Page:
Way One: The Way of Unity through Division
(the “in Adam” option)
One direction is that we continue bickering over issues until we either have a series of splinters or one big split. The truth is, we cannot continue in the path we are going without this as a logical result. Some might have the illusion of “winning” the other side over, but I regard that option as simply impossible. I myself have strong opinions on many of these issues, as most of us do regarding these fault lines. I believe that the Bible teaches what I believe, just as people do who see these issues differently. I cannot imagine me being won over to the other side, and I cannot imagine me winning over many people from the opposite side. In fact, the truth is that if one side “wins” (even “my” side), we all lose. A pastor who “wins” a narrow vote but embitters many key members of the congregation has not won. Sometimes we must take a courageous and unpopular stand on a matter of conscience or principle, but normally only a “win/win” victory is a true victory in a Christian fellowship. One side “winning” in the SBC will almost inevitably produce splinters or a split.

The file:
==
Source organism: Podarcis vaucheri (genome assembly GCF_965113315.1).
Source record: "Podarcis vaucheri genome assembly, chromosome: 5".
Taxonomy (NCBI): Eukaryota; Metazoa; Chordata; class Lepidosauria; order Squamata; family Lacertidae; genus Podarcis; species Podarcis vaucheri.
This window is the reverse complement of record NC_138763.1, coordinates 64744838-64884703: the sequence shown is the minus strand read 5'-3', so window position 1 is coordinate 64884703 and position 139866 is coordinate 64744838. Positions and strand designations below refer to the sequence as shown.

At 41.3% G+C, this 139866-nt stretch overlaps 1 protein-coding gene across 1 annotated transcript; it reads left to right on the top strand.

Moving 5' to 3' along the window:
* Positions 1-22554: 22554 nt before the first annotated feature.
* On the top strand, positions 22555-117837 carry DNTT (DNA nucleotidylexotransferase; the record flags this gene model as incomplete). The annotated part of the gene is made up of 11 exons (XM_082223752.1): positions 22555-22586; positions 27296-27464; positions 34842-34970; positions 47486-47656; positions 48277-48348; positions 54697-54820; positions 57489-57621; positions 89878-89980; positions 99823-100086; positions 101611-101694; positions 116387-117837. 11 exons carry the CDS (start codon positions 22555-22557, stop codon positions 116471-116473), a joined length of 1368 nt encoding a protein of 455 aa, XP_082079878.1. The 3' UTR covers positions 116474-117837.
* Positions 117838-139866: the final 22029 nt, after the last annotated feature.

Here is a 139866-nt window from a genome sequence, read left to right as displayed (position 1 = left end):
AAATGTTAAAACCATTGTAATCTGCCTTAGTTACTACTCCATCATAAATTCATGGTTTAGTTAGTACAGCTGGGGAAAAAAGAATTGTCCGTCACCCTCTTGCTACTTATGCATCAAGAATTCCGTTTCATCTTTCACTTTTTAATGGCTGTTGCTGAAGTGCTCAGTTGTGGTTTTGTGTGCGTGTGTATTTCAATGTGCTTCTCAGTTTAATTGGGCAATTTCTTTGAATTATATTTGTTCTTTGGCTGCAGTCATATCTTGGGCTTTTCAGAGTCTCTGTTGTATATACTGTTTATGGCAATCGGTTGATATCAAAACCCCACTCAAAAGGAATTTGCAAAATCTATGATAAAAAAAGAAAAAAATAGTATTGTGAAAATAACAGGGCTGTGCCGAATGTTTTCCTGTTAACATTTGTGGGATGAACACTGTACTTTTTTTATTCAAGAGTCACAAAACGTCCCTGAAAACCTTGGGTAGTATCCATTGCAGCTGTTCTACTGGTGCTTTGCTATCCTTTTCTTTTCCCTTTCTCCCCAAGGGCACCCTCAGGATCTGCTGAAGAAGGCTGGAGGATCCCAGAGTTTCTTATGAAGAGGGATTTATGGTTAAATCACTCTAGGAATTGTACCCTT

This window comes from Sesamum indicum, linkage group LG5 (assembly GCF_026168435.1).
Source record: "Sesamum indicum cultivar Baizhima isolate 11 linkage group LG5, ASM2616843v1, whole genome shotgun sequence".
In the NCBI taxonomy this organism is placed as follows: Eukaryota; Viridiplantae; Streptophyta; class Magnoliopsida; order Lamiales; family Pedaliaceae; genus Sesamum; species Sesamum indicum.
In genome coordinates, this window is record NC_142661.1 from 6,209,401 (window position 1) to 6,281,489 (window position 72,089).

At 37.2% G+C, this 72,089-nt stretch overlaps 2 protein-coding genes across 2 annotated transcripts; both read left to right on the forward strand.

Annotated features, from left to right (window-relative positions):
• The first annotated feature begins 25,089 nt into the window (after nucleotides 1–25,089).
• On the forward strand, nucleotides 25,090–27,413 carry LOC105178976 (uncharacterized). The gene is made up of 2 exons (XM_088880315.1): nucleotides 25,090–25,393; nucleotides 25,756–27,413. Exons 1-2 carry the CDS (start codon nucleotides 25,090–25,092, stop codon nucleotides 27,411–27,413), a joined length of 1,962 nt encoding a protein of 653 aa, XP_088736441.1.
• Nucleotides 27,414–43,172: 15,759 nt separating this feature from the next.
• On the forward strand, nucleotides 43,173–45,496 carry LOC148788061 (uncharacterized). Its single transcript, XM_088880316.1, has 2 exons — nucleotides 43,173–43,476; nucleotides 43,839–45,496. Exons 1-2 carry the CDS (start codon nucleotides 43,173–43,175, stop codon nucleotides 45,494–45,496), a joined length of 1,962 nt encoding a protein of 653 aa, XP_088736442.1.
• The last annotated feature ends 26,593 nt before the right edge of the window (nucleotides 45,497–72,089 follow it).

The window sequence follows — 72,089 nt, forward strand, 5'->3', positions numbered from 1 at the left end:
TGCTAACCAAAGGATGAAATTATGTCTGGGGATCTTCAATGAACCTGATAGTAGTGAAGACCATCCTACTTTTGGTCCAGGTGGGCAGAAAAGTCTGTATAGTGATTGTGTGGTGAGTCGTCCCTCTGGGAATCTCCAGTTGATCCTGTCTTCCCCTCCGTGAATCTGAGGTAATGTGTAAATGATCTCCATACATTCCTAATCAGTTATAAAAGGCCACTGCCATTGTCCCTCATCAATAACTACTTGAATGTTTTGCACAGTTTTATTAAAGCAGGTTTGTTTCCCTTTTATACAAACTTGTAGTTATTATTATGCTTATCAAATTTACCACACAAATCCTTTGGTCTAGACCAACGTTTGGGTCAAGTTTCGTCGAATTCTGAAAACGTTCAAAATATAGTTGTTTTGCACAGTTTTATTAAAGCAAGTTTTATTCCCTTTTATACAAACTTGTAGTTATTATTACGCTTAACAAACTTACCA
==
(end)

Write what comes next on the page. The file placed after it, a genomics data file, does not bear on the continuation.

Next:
In many ways, splintering or splitting the SBC would be a tragedy, but in some sense it might be a good thing. If two people can’t walk together unless they agree (Amos 3:3), it seems to me that people on either side of these divides cannot easily walk together and serve together, either. The chasms in Baptist life are deep, with persons holding deeply held beliefs on either side. If we cannot agree, or agree to disagree, it would be better to break into two or more groups than to continue battling over these points.